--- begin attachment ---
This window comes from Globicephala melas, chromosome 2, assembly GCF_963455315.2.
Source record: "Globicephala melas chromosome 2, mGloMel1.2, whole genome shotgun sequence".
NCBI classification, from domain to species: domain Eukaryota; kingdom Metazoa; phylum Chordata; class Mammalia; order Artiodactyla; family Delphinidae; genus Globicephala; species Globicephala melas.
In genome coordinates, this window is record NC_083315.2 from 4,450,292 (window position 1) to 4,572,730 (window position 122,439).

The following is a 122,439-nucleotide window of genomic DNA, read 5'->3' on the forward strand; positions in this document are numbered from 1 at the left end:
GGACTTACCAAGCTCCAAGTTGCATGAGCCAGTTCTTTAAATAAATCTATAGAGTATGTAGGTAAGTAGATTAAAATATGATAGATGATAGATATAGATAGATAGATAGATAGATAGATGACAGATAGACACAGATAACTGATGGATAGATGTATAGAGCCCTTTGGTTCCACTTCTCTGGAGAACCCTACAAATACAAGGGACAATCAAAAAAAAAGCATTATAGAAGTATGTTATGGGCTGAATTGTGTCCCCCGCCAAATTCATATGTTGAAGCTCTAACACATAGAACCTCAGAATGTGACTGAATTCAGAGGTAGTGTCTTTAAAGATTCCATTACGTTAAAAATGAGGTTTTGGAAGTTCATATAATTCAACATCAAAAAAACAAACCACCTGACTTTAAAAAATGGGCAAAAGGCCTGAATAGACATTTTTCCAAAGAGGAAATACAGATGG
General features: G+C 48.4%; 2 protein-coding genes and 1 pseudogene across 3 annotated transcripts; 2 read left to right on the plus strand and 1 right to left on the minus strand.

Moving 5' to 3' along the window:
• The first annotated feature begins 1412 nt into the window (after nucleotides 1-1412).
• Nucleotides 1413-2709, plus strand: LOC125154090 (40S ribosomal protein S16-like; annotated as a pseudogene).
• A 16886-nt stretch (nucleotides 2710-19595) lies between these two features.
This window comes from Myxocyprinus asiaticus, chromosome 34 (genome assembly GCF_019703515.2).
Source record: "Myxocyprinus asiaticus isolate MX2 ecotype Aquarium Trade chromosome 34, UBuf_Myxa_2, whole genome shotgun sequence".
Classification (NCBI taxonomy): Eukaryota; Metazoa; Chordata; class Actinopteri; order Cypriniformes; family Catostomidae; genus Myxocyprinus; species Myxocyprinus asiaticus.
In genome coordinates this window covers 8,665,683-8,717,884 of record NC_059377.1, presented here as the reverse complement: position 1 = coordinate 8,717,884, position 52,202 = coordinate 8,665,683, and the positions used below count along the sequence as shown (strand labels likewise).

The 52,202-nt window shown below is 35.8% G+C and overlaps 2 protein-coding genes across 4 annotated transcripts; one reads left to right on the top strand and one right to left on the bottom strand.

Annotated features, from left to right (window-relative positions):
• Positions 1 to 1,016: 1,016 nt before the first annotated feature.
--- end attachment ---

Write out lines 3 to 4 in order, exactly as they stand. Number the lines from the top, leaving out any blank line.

NCBI classification, from domain to species: domain Eukaryota; kingdom Metazoa; phylum Chordata; class Mammalia; order Artiodactyla; family Delphinidae; genus Globicephala; species Globicephala melas.
In genome coordinates, this window is record NC_083315.2 from 4,450,292 (window position 1) to 4,572,730 (window position 122,439).